Processing & productivity
Editorial: Taking the temperature of manufacturer expectations
Thoughts on an authoritative study of industrial confidence.
March 15, 2019 By Patrick Flannery
Thanks to our sister publication, Plant magazine, for sharing its Outlook 2019 study of confidence levels among Canadian manufacturers (see page 22). The overall picture is one of cooling activity in the short term demanding a renewed focus on productivity and innovation to control costs. In general, I’d say the overall results match closely what a similar study restricted to glass fabricators would find.
U.S. protectionism is on the minds of many CEOs, and I know façade fabricators are no exception. It can hurt us on the demand side, if we want to export to the U.S., and on the supply side when we buy materials and machinery if the Canadian government retaliates. Most Canadian architectural glass manufacturers still rely mostly on the Canadian market for their daily bread, but our economies are just too entangled for us to be completely insulated from anything the U.S. does. More concerning than the direct effects on our businesses is the overall depressive effect on the economy from reductions in trade. When automotive and energy catch a cold, the rest of us come down with the flu, to adapt a common cliché. Both sectors are laid up with the sniffles right now; automotive because of uncertainty about the long-term viability of its cross-border supply chains and ongoing taxpayer-funded perks for auto makers in American jurisdictions; and energy because of competition from American fracking and the failure of pipeline projects like Trans-Mountain that have been scuttled by protectionist lobbies wearing a fig leaf of environmentalism.
Back to the study. Three-quarters of respondents said machinery was their top investment priority in the next three years and 63 per cent said training. Good. Investment in things that will help you meet an upsurge in demand when things are temporarily slow will help you take full advantage of opportunities when they emerge. Recoveries from market slowdowns can be more dangerous to small companies than the slowdowns themselves.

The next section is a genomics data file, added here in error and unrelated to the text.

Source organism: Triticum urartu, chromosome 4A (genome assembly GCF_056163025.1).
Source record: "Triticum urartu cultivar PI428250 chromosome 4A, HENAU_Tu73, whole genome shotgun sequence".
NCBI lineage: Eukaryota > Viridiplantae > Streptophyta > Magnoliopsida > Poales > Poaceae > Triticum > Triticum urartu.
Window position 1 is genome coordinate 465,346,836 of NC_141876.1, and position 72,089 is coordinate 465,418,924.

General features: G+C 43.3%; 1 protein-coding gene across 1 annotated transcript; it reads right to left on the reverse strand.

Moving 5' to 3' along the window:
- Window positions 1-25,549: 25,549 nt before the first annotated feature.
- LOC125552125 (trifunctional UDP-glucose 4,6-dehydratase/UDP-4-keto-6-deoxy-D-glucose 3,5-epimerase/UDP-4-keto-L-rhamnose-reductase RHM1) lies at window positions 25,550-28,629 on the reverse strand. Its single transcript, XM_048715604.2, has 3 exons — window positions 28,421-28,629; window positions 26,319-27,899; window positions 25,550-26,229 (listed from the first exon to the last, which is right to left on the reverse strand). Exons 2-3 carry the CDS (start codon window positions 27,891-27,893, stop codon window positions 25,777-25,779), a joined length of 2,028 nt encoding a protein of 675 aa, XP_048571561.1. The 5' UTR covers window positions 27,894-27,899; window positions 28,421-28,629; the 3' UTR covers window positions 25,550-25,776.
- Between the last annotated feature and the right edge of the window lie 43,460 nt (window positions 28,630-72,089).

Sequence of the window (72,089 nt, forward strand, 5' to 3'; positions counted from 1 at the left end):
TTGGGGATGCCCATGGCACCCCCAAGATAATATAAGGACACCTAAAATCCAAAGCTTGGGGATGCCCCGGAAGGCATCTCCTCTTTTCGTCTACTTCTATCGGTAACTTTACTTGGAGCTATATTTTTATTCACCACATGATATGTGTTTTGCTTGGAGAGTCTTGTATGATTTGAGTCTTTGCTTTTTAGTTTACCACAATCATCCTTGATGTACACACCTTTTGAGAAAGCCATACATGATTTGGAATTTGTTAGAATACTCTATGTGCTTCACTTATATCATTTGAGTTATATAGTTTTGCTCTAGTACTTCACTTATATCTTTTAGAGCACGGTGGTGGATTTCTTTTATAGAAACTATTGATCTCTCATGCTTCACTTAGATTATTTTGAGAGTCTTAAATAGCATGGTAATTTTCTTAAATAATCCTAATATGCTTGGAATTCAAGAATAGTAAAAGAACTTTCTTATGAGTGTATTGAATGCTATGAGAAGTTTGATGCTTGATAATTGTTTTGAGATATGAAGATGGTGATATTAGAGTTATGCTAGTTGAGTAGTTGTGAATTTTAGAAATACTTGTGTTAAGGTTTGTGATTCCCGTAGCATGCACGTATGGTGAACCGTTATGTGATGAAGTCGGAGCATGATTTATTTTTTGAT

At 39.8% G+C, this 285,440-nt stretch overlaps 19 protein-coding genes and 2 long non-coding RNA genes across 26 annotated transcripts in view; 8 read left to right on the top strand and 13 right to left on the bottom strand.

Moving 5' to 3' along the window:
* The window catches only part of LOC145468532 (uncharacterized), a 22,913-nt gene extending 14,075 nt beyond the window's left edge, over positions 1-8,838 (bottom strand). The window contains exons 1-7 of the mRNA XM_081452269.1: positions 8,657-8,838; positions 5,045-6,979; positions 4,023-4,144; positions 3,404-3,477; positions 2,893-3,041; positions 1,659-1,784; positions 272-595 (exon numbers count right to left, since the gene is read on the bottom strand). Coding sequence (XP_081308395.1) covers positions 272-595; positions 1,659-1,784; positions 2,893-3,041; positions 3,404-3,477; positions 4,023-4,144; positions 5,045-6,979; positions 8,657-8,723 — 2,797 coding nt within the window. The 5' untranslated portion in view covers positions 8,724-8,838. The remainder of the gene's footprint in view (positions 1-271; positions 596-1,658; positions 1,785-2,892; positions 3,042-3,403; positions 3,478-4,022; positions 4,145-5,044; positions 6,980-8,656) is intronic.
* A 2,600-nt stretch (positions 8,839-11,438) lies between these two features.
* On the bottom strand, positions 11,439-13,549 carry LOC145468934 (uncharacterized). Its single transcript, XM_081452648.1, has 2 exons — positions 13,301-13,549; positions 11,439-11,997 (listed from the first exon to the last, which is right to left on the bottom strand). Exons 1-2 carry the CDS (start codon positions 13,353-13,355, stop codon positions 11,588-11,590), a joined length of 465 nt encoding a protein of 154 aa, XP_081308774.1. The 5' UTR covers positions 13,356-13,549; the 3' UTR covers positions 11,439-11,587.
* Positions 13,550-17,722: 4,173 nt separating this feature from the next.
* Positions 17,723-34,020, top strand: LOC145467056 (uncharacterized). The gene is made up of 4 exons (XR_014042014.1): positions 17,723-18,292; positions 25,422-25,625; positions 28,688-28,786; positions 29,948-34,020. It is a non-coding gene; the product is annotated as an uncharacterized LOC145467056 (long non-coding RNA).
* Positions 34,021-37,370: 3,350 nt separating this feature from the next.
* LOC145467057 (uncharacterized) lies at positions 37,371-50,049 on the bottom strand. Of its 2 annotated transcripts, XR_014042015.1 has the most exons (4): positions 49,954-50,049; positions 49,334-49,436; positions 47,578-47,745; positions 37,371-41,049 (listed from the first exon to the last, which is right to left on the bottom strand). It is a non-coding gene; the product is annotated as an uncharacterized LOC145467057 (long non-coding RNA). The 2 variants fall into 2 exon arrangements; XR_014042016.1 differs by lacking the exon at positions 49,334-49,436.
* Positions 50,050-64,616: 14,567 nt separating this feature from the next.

About half of respondents reported concern with cyber attacks and this number is probably too low. I’ve been bumping into more and more people lately who have been hit with ransomware attacks and the effects are devastating. Imagine having to throw out your corporate server with all the data on it and start fresh with a new one – or pay tens of thousands of dollars to a criminal with no assurance that you won’t simply be targeted again. Don’t think you are too small and poor to become a target. This has happened to smaller shops only pulling down a few million per year.
As you can see from our special cover, we are focused on Top Glass in this issue. Our annual trade conference is the place where you can find the technology and education that will prepare you to meet all the challenges discussed above. See you April 17 at the International Centre in Mississauga, Ont.
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